Heartworm disease is not contagious, meaning that a dog can’t catch the disease from being near an infected dog. Heartworm disease is only spread through the bite of a mosquito, which makes it difficult to monitor without an effective preventative treatment plan.
Symptoms of Heartworm Disease
Often very subtle and tricky to detect, the initial symptoms of heartworm disease can be very mild. Early in the disease progression, there may not be any symptoms at all, which is part of what makes heartworm such a difficult disease to diagnose. As heartworm disease progresses from stage one through to stage four, treatment methods become increasingly more severe and invasive.
Stage One: No symptoms or mild symptoms such as an occasional cough.
Stage Two: Mild to moderate symptoms such as an occasional cough and tiredness after moderate activity.
Stage Three: General loss of body condition, a persistent cough, and tiredness after mild activity. Trouble breathing and signs of heart failure are common. For class 2 and 3 heartworm disease, heart and lung changes are usually seen on chest x-rays.
Stage Four: Also called ‘caval syndrome’. The severity of the worm burden will physically block blood flowing back to the heart, due to the large mass of worms. Caval syndrome is life-threatening and quick surgical removal of the heartworms is the only treatment option. The surgery is highly risky, and even with surgery, most pets with caval syndrome die.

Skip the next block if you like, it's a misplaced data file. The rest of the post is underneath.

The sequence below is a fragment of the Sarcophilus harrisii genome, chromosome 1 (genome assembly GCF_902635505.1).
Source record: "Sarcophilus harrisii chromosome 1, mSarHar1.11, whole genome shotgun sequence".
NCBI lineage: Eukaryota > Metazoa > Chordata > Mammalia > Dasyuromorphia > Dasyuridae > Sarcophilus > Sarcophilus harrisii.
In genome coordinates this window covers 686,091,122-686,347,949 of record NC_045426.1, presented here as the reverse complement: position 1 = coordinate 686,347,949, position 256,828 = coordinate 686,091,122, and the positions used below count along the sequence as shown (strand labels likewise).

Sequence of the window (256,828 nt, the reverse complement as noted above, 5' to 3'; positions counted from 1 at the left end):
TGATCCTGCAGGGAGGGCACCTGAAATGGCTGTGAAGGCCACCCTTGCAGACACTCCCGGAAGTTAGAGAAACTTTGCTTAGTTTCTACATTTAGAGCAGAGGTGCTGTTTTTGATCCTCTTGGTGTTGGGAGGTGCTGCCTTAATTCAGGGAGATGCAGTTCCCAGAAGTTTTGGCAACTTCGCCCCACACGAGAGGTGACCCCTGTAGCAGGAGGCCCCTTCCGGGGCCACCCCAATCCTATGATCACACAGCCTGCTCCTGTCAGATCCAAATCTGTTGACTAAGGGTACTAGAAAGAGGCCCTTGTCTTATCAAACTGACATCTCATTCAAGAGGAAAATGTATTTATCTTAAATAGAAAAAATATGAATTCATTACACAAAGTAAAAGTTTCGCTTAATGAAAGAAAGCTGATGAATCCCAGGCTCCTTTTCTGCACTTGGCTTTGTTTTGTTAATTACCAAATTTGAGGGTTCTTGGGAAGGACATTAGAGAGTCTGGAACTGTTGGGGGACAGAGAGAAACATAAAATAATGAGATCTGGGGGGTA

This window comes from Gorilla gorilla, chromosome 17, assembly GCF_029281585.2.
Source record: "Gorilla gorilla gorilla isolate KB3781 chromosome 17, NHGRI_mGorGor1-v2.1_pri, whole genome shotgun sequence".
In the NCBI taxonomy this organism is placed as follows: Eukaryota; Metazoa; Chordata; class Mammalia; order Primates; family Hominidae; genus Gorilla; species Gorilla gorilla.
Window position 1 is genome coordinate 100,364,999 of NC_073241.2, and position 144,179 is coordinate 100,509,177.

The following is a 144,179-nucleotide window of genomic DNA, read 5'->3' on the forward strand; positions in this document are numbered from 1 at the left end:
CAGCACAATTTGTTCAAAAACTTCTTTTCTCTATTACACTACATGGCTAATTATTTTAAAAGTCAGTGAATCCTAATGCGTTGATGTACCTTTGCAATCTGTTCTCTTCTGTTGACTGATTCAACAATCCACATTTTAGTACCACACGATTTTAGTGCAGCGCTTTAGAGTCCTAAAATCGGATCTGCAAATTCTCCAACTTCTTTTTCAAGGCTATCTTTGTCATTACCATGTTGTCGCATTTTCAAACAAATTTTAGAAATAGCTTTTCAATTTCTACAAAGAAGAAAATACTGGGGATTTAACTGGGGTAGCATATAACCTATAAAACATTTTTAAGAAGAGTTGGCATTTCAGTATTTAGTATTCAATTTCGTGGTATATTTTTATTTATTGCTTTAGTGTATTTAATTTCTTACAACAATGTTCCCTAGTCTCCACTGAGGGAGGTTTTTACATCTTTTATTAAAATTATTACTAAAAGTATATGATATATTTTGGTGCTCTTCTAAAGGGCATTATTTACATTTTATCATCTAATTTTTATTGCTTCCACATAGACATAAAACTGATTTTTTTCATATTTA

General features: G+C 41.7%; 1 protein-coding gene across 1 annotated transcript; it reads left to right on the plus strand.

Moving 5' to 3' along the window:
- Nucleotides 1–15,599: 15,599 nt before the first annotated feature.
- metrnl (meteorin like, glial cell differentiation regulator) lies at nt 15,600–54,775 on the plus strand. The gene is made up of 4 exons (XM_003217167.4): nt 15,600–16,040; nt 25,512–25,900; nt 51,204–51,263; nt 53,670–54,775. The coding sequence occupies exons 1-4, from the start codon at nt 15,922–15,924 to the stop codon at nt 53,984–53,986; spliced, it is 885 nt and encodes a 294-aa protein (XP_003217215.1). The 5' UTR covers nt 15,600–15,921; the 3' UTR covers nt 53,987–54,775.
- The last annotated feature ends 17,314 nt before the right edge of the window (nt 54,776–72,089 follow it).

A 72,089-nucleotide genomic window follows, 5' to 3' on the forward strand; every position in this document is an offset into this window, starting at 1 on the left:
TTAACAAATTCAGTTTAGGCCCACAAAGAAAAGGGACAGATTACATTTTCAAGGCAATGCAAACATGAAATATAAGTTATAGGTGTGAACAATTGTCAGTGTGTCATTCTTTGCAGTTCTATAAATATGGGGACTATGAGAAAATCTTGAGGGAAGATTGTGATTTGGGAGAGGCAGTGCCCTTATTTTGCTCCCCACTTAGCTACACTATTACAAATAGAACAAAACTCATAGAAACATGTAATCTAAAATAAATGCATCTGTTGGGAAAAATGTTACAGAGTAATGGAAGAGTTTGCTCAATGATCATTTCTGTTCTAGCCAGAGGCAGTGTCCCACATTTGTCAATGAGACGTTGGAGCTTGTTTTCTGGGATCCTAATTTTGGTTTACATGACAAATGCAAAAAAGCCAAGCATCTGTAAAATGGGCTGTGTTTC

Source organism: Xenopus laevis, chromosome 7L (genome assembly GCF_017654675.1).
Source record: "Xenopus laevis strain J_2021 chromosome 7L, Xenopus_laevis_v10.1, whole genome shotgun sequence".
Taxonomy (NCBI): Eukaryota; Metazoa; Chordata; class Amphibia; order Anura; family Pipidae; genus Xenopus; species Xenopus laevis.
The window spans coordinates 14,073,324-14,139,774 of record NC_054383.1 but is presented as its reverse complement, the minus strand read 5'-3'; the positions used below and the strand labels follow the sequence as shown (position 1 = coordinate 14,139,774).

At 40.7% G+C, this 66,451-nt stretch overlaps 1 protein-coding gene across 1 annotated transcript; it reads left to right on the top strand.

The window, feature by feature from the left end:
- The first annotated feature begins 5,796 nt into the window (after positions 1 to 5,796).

The good news is that this detrimental disease can be easily prevented and there are a variety of treatment options available. However, it is very important to understand that preventive treatments will not kill adult heartworms. If a heartworm-positive dog is not tested before starting a preventive, the dog will remain infected with adult heartworms until it gets ill enough to show symptoms. Also, giving heartworm preventive to a dog that has an adult heartworm infection may be harmful or deadly. Annual testing of all dogs on heartworm prevention is recommended. Talk to your veterinarian about the best time for your dog’s annual heartworm test.
Once your pet is cleared of heartworm disease, there are a range of options to provide your pet with year round protection from this deadly disease. These include:
Alternatively, Revolution or Advocate external pipettes can be applied to the skin once a month. An added bonus in using these preventatives is they also treat fleas and various other intestinal worms.
More frequent preventative treatments like Dimmitrol tablets can be administered daily
Ever wondered what dog breeds have the best sense of smell? Click here to find out the top 3 pooches with the best noses.